Saturday (January 12th), marks 10 years since Maurice Gibb of the Bee Gees died after undergoing emergency abdominal surgery in Florida. Gibb had complained of stomach pain before collapsing and being rushed to Mount Sinai Hospital in Miami Beach. He went into cardiac arrest before undergoing surgery for intestinal blockage. Maurice was the second Gibb brother to die. On March 10th, 1988, the youngest Gibb brother, Andy Gibb, died just five days after his 30th birthday from an inflammatory heart virus exacerbated by years of substance abuse.
Brothers and bandmates Barry and Robin Gibb said that they never recovered from Maurice's death, which was all the more devastating because it came completely out of the blue: "(Barry): "It was shattering to both of us. Shattering to both of us in countless ways. Countless ways. (Robin): And the speed in which it happened. . . (Barry): Yes. (Robin): It was so unexpected, because he was quite young and he'd never really been ill and it happened in such -- in matter of hours. (Barry): Yes. (Robin): And it's still. . . it's mind-blowing that from a Wednesday night to the Saturday when he died. . . nothing could stop it."
Longtime friend Elton John was among the first in the rock community to express his grief at Maurice's passing: "My thoughts on Maurice Gibb? It's a tragedy and a huge shock, and someone who I've known for a long time, the Bee Gees, and someone who's been 12 years sober, like me. For someone to go that quickly, I was really, really upset and sad."
Barry and Robin Gibb explained what they went through on a professional level following Maurice's death: (Barry): "The idea of going on without Mo, became something that was -- 'Oh, we could do that! No we couldn't. Yes we could! No we couldn't.'" (Robin): "Well, we were in shock."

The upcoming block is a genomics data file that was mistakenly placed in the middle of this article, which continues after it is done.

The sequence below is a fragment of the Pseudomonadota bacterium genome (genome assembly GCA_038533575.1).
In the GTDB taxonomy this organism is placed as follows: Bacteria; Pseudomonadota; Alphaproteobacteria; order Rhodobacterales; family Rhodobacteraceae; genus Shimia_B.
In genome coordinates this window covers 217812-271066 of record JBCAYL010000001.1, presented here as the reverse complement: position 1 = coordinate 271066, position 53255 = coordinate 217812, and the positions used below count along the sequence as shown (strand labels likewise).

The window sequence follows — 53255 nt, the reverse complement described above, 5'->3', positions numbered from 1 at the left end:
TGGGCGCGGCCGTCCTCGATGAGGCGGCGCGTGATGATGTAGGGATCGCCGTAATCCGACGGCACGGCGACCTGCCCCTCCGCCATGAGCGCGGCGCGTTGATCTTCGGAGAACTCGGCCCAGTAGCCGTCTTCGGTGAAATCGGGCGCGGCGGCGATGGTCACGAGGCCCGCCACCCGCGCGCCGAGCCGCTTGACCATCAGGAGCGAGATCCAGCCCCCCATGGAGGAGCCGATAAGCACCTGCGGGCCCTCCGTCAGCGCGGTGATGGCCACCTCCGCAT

Shortly before his own death, Robin Gibb spoke about the loss of his twin brother, Maurice: "Even the most ardent fans will always know a different Maurice than I did. There's a whole history and a personality that I know about Maurice, that people will never know, and t hat's the person I miss. But the music is there. He lives on with the music. And I hear the radio, when I hear a song, well then, he's still alive."
Maurice's death pretty much marked the end of the Bee Gees, with his twin brother Robin focusing on a solo career and performing a live act comprised of nearly all Bee Gees material, and older brother Barry going on to produce Barbra Streisand's album Guilty Pleasures and writing his own first country album, which has yet to be released. Although the two brothers had performed together a handful of times in the ensuing years, their future as an active group never became a permanent concern for them.
Over the years, the surviving brothers were at odds over how to officially pay tribute to Maurice and were estranged for two years over business matters and a proposed Maurice tribute show, which Barry vehemently opposed. Robin had recorded a duet of the group's "Too Much Heaven" with Paul McCartney for a still-unreleased Maurice tribute album that has been in the works for the past several years.
Barry and Robin wrote a tribute to Maurice, called Mo, for the booklet of 2005's Bee Gees One collection. Mo reads in part: "We think Mo was the middle man in many ways. He was funny, he was angry, he was gentle, he was hard, he was a peacemaker, he was a little boy living inside an ancient soul." It closed by saying, " . . . an all 'round good egg, we salute you, we love you, we will never forget you, keep in touch. Barry & Robin."
Robin Gibb died of kidney failure at the age of 62 on May 20th, 2012 after battling colon and liver cancer.
Barry Gibb is prepping for his first solo tour, set to kick off in Australia in February. The tour will salute all his brothers and feature his son Stephen on guitar and Maurice's daughter Samantha on vocals. U.S. dates are expected to be announced soon.
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